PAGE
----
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Oolong Tea

Oolong tea facts
  • Oolong tea is also called Wu-Long or wu long. In Chinese, it means black dragon tea, probably due to its curly shape and black color.
  • All tea is made of same type of tea plant called Camellia sinensis. Depending on its processing procedures, however, tea can be categorized into three types of tea: green tea, oolong tea and black tea. Compared to green tea (un-oxidized) or black tea(fully- oxidized), oolong tea is semi- oxidized at about 10% - 70% level of oxidization.
  • Out of "The Ten China Famous Teas" , two oolong tea makes to the list: An Xi Tie Guan Yin (Ti Kuan Yin) and Wu Yi Yan Cha (Wu Yi Tea), according to Wikipedia
  • Oolong tea was believed to be first produced toward the end of Ming dynasty, about 400 years ago.
  • Oolong tea processing is most complex and labor-intensive among all tea. It can come in different flavors and aromas ranging from green and floral to dark and roasted. Each type of oolong has its own processing procedure. Here is a detailed process of how Ti Kuan Yin is made
Oolong tea health benefits

Below is an excerpt from an article "Health Benefits of Oolong Tea" published on http://www.buzzle.com/articles/health-benefits-of-oolong-tea.html by Priya Johnson

  • Contains Antioxidants: Free radicals (obtained from the air, food and sunlight) in the body can cause aging of the skin, wrinkles, dark spots, cancer, Alzheimer’s disease, arthritis and certain other diseases. Oolong tea possess antioxidants that help destroy free radicals even before they can harm us. A comparative study done in 2003, by Kenichi Yanagimoto, revealed that oolong tea possessed more potent antioxidants as compared to black tea, but less potent antioxidants as compared to green tea.
  • Improves Heart Health: A Japanese study conducted in 2001, stated that one month of regular oolong tea consumption could result in reduction of cholesterol levels. In another Japanese study in 2004, it was reported that oolong tea increases plasma adiponectin levels. Low levels of plasma adiponectin result in type 2 diabetes mellitus, obesity, and coronary artery disease (CAD). Triglycerides are the most common form of fat present in the body, and is the cause of many heart health issues. An American study, conducted on rats, in 2007, revealed that oolong tea reduces blood concentrations of triglycerides by 80%. Thus consumption of oolong tea promotes heart health.
  • Reduces High Blood Pressure: Studies conducted in 2004, stated that drinking oolong tea for a year reduced high blood pressure. Regular tea drinkers having one cup a day were 45% less prone to have high blood pressure and 65% less likely to develop high blood pressure if more than 2 cups were consumed per day.
  • Heals Skin Ailments: Green tea does have anti-allergic properties. A study was conducted in 2001, by Uehara of the Shiga University, to find out if oolong tea also has similar properties. The study revealed that oolong tea helped treat recalcitrant type (does not respond to conventional treatment) atopic dermatitis (skin disease). The study was carried out on 118 people suffering from atopic dermatitis. These people were asked to drink a liter of oolong tea, made from 10 grams of leaves, every day in addition to their dermatological treatment. After one month, 63% patients showed moderate improvements. It is also believed to improve skin color.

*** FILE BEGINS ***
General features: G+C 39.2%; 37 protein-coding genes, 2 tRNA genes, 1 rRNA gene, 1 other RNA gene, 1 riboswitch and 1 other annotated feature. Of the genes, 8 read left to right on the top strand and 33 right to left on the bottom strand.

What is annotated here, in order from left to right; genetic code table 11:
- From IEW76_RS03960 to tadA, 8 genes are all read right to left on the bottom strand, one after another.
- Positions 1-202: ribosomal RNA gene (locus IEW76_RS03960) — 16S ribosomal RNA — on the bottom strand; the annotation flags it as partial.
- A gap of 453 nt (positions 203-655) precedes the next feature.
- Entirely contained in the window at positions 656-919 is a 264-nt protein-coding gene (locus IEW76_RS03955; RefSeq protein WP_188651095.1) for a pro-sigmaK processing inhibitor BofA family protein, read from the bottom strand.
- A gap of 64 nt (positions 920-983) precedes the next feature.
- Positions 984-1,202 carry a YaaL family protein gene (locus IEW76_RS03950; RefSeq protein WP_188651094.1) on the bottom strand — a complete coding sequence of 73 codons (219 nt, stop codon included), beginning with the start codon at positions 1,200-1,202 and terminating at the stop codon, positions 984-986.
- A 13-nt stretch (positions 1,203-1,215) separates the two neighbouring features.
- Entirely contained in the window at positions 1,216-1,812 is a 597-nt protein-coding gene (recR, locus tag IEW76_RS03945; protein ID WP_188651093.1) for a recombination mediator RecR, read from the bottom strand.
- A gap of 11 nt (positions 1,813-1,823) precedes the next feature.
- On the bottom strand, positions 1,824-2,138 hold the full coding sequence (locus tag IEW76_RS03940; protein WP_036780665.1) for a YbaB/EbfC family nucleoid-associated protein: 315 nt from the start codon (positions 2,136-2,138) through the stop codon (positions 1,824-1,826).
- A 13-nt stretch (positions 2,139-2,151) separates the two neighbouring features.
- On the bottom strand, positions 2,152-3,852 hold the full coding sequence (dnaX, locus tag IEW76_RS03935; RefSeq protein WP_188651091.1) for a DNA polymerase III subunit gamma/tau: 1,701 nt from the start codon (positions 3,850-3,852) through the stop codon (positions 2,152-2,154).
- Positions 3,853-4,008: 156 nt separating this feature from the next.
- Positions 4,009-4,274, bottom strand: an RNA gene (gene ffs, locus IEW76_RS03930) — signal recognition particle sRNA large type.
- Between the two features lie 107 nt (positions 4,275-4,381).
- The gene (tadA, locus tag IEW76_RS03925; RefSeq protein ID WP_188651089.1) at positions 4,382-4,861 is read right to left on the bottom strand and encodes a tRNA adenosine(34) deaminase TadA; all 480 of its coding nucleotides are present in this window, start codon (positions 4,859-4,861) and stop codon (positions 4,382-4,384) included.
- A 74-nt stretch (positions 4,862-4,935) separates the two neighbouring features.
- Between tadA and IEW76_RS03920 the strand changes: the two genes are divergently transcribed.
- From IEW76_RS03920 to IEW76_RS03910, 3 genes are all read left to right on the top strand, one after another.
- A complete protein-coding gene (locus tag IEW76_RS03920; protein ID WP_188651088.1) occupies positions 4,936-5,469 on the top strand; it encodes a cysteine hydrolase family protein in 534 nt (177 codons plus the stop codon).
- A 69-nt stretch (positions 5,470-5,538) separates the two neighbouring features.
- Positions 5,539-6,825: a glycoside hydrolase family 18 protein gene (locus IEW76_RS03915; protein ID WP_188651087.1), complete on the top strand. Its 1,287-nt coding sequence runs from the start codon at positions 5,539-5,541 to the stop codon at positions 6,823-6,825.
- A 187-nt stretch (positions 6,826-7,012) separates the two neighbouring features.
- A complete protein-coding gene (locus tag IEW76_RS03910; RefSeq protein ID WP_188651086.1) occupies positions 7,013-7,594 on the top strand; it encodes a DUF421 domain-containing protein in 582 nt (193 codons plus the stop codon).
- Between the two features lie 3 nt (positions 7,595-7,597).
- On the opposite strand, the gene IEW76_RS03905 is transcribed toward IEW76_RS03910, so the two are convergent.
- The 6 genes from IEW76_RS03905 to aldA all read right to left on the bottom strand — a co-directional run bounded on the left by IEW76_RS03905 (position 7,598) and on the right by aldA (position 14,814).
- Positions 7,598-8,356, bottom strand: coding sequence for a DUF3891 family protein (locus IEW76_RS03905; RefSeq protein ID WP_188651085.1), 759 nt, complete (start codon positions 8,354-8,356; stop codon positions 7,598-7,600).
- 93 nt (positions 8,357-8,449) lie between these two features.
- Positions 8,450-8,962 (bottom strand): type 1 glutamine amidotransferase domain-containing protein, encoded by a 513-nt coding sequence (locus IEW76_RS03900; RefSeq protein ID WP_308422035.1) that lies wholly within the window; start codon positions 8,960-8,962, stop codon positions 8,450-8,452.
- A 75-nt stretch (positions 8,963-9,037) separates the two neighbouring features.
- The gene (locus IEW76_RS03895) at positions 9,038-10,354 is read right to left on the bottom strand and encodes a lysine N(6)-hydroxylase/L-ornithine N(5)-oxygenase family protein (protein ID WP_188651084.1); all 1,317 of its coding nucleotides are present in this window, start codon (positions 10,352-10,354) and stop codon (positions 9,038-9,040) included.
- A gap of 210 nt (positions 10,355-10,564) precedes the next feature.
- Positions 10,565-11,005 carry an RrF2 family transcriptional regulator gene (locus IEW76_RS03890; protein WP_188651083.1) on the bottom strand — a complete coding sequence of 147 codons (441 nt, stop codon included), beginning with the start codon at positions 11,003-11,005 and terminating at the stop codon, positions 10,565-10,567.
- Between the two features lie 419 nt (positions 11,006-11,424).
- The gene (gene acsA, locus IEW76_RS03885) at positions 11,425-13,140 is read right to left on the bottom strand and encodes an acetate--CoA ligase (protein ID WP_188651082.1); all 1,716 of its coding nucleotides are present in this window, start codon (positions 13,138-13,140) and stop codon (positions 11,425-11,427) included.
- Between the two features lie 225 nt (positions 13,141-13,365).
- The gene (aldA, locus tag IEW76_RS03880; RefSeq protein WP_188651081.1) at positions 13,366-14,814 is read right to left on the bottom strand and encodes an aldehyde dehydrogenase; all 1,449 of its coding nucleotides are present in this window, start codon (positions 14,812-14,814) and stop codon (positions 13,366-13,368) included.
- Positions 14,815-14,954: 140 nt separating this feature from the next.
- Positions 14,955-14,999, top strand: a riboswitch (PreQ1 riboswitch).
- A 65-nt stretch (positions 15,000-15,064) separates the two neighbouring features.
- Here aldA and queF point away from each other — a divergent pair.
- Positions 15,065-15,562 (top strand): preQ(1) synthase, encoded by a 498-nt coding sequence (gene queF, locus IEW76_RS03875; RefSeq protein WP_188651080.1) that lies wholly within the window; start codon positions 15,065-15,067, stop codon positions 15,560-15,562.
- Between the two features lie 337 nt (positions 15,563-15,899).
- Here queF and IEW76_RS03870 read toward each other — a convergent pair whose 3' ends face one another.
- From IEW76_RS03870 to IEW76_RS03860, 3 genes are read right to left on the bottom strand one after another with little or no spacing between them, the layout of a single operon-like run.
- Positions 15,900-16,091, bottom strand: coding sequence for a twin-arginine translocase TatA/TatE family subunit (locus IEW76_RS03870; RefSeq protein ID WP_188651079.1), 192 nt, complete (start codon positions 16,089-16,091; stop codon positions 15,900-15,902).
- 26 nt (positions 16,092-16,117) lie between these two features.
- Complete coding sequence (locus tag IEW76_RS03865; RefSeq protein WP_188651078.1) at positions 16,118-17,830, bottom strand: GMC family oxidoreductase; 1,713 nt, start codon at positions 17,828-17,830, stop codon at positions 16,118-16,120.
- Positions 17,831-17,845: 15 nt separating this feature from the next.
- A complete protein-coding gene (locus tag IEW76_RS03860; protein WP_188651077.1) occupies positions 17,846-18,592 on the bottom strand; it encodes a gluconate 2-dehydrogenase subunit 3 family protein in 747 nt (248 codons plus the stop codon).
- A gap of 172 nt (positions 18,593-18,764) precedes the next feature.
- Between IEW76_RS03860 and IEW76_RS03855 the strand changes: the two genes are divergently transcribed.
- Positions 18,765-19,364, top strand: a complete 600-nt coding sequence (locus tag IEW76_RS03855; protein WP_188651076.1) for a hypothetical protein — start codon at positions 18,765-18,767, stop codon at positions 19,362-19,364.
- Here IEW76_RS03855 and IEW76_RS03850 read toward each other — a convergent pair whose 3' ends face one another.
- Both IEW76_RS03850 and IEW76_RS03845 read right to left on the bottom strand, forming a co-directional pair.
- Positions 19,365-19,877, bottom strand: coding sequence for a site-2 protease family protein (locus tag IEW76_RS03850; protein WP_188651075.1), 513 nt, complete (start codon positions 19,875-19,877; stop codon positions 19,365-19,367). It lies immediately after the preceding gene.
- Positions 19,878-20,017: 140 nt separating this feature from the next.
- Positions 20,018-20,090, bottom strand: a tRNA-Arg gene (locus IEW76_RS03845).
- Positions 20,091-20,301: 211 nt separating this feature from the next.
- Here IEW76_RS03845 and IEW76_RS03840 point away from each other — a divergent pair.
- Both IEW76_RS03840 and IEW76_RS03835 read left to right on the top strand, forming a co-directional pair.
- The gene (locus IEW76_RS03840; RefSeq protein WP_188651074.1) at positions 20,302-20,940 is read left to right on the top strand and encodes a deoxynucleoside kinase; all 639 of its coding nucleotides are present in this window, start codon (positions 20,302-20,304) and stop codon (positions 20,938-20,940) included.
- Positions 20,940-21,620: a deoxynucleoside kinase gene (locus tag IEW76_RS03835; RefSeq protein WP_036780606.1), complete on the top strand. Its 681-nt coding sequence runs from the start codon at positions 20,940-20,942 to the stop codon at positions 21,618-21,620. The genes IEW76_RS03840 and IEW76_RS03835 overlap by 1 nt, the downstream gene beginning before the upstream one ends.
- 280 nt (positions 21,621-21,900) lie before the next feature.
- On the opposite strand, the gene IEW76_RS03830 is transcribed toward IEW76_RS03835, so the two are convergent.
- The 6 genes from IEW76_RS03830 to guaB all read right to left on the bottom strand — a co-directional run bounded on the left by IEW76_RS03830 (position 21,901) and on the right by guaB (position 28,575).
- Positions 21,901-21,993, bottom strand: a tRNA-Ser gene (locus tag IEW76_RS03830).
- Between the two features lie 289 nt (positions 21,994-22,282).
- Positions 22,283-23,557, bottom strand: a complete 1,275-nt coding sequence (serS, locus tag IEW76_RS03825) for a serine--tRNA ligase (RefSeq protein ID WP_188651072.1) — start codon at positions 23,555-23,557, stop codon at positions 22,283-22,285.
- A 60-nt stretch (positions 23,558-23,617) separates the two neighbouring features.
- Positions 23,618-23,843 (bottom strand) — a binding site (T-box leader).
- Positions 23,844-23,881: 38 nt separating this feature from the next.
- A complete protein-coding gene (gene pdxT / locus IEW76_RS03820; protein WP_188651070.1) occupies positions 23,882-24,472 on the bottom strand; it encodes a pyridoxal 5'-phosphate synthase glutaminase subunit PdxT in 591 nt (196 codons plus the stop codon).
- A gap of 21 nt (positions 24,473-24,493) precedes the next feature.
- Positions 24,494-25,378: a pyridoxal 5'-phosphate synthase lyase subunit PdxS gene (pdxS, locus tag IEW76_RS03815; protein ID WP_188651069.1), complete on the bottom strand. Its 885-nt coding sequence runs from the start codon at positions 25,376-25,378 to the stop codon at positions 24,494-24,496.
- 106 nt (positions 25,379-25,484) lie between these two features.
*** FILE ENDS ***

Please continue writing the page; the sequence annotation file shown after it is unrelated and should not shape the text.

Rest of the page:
• Prevents Tooth Decay: According to a study conducted by Nakahara in 1993, oolong tea is said to inhibit the enzyme activities of the bacteria streptococci. Streptococci bacteria causes dental plaque formed on teeth, thereby resulting in dental caries. Thus by inhibiting this bacteria, oolong tea plays prevents tooth decay. Experts from the Department of Dentistry at Osaka University said that this tea also helps strengthen tooth enamel.
  • Assists in Weight Loss: Various studies conducted have revealed that oolong tea increases metabolism, burns fat and blocks dietary fat absorption. Oolong tea is known to possess calorie-burning catechin polyphenols, which, in combination with exercise and proper diet, help lose weight.
Oolong tea caffeine
  • Oolong tea contains caffeine in nature.
  • A cup of oolong tea provides about 1/3 of caffeine of a cup of coffee.
  • Oolong tea is generally believed to have less caffeine than black tea and more caffeine than green tea:
  • Here is a general comparison of caffeine content in a 5oz cup of tea or coffee

    Type Caffeine(mg)
    Coffee 100-150
    Black Tea 50-60
    Oolong Tea 40-50
    Green Tea 20-30
  • According to a research done by HICKS M. B, first brewing produces 3 times more caffeine than the second brewing, and second brewing produces 3 times more caffeine than the third brewing.
  • If you are sensitive to caffeine, you can try the following to reduce your caffeine intake:
    • Don't drink first brewing.
    • Use less loose tea leaf
    • Reduce brewing time for your serving
Monkey picked Oolong tea
  • Monkey picked oolong tea is also known as highest grade of Ti Kuan Yin. Legend has it that monkeys were trained by monks to pick the tea leaves from wild Ti Kuan Yin tea trees unreachable by humans in the high mountains of Fujian Province.
  • Today, monkey-picked simply means the highest quality Tie Guan Yin tea available. Picked during the spring and fall from higher elevations than other Tie Guan Yin grades, the monkey-picked grade is entirely handmade by experienced tea masters with great care.